How Much is Your Time Worth?

This is a question you have to know before you ever think of setting the prices for your photography.  This question is two-sided and much deeper than most photographers think.  The two sides are how much are people willing to pay for your time and how much do you have to charge to make a living.  For many photographers thinking of the time involved in the creation, editing and delivery of their work is too difficult of a variable to even think of.  This is why most photographers in this industry base their prices on what other photographers charge (hoping they know what they are doing when they set their prices) or they come up with some magic percentage like 10 times lab costs.

Time is the missing factor to consider in most photographers pricing strategy, even those more established studio owners.  Many speakers like to talk about high averages, which is something all of us strive for, but then when you listen to them talk about the time they put in to a consultation, the session, the editing before the view, the viewing and finally the order, they invest so much of their time into working with each single client they have to sell thousands of dollars in portraits to make more than minimum wage. And of course being photographers we have large ego`s and think no one can a job like we can, so we tend to try to do as much of each of these jobs as we can, which is just plain stupid!

I generate anywhere between $1000 and $2000 an hour in sales when I have a camera in my hands, however the minute I move from the camera to the computer, my value has just been reduce to about $15 an hour.  To edit your own work, you either give up profit (working when you could be shooting) or you give up your home life (working when you should be spending time with your family). You have to watch and reduce the time you spend with each person to a minimum without the client feeling like the experience was not personal enough.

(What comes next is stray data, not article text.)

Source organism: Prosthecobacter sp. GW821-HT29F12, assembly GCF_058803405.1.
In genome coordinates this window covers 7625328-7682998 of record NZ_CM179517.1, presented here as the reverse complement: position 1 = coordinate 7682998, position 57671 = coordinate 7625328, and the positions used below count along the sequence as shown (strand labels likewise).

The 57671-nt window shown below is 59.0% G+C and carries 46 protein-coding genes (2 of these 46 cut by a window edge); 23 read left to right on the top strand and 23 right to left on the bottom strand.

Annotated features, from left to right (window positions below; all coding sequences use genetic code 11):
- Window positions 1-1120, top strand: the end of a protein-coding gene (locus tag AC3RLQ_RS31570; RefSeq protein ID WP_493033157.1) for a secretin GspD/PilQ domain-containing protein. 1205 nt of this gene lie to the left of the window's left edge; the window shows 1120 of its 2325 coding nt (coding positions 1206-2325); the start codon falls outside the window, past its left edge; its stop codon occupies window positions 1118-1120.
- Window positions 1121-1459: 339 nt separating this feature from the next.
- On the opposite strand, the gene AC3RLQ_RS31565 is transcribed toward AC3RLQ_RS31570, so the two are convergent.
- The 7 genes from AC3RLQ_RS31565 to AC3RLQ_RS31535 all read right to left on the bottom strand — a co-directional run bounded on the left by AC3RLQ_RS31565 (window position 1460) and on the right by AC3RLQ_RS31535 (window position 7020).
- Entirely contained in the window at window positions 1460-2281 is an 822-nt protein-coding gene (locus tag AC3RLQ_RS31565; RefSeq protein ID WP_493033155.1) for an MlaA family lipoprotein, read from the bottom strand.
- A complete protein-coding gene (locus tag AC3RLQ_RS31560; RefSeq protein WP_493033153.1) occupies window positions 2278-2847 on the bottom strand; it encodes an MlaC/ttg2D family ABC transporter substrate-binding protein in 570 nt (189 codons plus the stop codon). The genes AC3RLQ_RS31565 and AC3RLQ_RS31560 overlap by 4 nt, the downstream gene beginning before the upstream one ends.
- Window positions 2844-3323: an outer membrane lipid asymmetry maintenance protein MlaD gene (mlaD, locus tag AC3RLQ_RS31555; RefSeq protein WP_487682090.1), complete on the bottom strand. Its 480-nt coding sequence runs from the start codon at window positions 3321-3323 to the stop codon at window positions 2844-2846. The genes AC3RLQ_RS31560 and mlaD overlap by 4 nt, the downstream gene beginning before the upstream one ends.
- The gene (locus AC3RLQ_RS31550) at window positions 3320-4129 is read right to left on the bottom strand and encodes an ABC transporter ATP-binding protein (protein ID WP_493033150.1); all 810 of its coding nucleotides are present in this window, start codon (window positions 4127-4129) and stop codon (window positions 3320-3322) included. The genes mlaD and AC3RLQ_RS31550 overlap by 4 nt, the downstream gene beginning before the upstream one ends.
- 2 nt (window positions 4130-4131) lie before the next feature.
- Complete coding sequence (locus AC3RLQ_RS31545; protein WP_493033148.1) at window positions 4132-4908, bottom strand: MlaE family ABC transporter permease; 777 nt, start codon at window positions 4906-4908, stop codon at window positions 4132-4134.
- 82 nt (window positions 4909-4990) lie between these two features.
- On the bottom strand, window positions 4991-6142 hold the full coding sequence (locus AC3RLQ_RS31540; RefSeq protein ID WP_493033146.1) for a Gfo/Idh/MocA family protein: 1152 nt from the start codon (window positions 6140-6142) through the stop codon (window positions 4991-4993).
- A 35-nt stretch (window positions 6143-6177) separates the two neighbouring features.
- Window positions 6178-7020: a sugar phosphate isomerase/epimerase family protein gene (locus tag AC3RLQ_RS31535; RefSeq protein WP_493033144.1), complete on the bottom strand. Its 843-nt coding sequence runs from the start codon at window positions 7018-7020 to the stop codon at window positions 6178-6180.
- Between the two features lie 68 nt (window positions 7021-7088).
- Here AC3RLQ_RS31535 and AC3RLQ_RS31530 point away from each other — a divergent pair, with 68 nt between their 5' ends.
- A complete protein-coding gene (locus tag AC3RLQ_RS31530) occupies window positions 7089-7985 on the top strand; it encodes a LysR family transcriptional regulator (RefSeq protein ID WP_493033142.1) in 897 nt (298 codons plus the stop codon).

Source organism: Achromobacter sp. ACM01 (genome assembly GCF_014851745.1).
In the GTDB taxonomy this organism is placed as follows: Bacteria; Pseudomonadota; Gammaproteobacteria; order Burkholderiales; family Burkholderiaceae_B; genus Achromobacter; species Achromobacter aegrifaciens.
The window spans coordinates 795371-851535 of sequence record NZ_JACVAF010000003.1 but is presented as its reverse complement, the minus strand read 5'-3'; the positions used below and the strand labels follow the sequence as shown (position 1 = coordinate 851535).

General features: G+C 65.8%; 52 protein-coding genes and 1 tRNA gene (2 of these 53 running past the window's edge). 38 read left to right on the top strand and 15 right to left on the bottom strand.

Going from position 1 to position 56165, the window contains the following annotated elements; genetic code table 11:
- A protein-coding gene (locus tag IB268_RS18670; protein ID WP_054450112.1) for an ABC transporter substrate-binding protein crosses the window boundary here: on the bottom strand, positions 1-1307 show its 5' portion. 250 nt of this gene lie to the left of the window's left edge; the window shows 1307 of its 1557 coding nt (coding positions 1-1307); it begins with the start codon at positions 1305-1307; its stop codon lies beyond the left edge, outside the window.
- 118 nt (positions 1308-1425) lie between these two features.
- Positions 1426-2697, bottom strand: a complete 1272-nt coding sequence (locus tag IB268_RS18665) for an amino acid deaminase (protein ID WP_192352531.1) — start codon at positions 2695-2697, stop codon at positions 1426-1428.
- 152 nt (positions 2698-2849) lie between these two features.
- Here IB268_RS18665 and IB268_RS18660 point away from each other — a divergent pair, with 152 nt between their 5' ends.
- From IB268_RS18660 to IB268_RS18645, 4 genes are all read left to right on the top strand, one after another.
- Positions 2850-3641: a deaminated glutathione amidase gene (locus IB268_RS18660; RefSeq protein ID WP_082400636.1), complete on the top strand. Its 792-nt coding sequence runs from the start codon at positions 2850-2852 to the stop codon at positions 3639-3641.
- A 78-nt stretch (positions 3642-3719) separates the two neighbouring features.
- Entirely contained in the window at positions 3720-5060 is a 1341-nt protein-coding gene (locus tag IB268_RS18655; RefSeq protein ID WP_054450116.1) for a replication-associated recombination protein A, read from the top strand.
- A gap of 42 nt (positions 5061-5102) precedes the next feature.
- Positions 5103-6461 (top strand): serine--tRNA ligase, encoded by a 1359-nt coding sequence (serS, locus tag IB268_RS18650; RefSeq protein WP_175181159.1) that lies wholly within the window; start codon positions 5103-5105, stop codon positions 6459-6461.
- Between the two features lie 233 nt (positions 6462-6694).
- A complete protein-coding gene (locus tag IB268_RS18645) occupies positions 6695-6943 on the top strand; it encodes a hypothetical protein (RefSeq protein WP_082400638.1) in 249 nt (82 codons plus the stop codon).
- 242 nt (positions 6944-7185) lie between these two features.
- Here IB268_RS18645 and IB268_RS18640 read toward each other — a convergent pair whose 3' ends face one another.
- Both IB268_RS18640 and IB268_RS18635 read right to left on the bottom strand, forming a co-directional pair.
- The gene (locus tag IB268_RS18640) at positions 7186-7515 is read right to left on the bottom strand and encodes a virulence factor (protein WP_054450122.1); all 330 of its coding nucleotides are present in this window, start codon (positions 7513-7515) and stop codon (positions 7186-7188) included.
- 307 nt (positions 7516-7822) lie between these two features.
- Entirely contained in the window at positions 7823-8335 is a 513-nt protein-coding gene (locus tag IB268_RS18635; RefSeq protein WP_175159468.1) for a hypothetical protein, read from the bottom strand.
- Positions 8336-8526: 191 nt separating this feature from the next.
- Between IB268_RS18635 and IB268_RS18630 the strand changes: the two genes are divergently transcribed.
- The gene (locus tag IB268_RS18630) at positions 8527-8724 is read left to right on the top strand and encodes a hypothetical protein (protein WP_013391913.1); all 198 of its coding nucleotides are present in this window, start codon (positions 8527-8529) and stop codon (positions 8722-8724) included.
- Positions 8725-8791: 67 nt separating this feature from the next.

In times like these, lowering the amount of time you spend with each client isn`t only a good idea to increase your profit, but a must to keep your prices competitive. I spend 45 minutes to one hour total with each senior I photograph.  Between employees and a streamline business system, that is my total investment of time.  This means I can see more people in less time. This means you can keep your prices lower to raise your volume and keep a steady stream of people coming through your door.

Volume is very important in economic times like these.  High end photographers all over our area that used to only photograph a few people each working day are scrambling trying increase their volume of clients, since the order sizes have been reduced with clients having less money to spend.  Large orders are still happening but less frequently, so you much see more clients to make up the difference.

The concept of time management in your business is a key to success that you must master.  If you think of yourself as an artist and the whole idea of valuing your time is beneath you, what is the logic of “artistic” photographers that take the time to shoot 250 images in a session, then taking the additional time to edit those 250 images down to the 50 to 80 images they should have taken in the first place?  The business process of our photography doesn`t make sense because in most cases it has been developed and taught by people who think of themselves as artists who are in business, rather than business people who happen to be artists!  While time is only one of the factors involved in your pricing, (others are cost-overhead, competition, etc. etc.) it is the one factor that most photographers don`t want to address because it makes them be responsible with the use of their time and seem less artsy!  When all is said and done you only have so many hours to work this year and for every hour you spend on the computer, shooting too many images and editing down and dealing with things employees could do for you, the less profit will end up in your pocket!

 

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~ by jeffsmithbooks on October 28, 2010.

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